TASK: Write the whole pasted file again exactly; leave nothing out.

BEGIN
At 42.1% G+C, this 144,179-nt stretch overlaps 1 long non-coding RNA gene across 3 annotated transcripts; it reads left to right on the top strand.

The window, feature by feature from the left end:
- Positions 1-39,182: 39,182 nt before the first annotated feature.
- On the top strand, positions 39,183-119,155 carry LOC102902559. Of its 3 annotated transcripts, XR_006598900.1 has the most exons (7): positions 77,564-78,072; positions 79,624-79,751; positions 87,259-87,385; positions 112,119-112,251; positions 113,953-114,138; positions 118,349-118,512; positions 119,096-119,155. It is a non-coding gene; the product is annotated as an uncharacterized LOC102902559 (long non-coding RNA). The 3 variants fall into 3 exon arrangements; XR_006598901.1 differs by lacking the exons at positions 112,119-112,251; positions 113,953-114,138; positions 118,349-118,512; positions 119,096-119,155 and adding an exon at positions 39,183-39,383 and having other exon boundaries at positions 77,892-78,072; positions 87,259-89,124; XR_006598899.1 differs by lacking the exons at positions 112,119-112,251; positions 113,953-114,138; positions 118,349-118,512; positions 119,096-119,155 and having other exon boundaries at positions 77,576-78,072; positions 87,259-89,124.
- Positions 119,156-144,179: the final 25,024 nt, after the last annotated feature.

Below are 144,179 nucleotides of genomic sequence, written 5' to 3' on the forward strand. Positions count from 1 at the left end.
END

At 42.1% G+C, this 144,179-nt stretch overlaps 1 long non-coding RNA gene across 3 annotated transcripts; it reads left to right on the top strand.

The window, feature by feature from the left end:
- Positions 1-39,182: 39,182 nt before the first annotated feature.
- On the top strand, positions 39,183-119,155 carry LOC102902559. Of its 3 annotated transcripts, XR_006598900.1 has the most exons (7): positions 77,564-78,072; positions 79,624-79,751; positions 87,259-87,385; positions 112,119-112,251; positions 113,953-114,138; positions 118,349-118,512; positions 119,096-119,155. It is a non-coding gene; the product is annotated as an uncharacterized LOC102902559 (long non-coding RNA). The 3 variants fall into 3 exon arrangements; XR_006598901.1 differs by lacking the exons at positions 112,119-112,251; positions 113,953-114,138; positions 118,349-118,512; positions 119,096-119,155 and adding an exon at positions 39,183-39,383 and having other exon boundaries at positions 77,892-78,072; positions 87,259-89,124; XR_006598899.1 differs by lacking the exons at positions 112,119-112,251; positions 113,953-114,138; positions 118,349-118,512; positions 119,096-119,155 and having other exon boundaries at positions 77,576-78,072; positions 87,259-89,124.
- Positions 119,156-144,179: the final 25,024 nt, after the last annotated feature.

Below are 144,179 nucleotides of genomic sequence, written 5' to 3' on the forward strand. Positions count from 1 at the left end.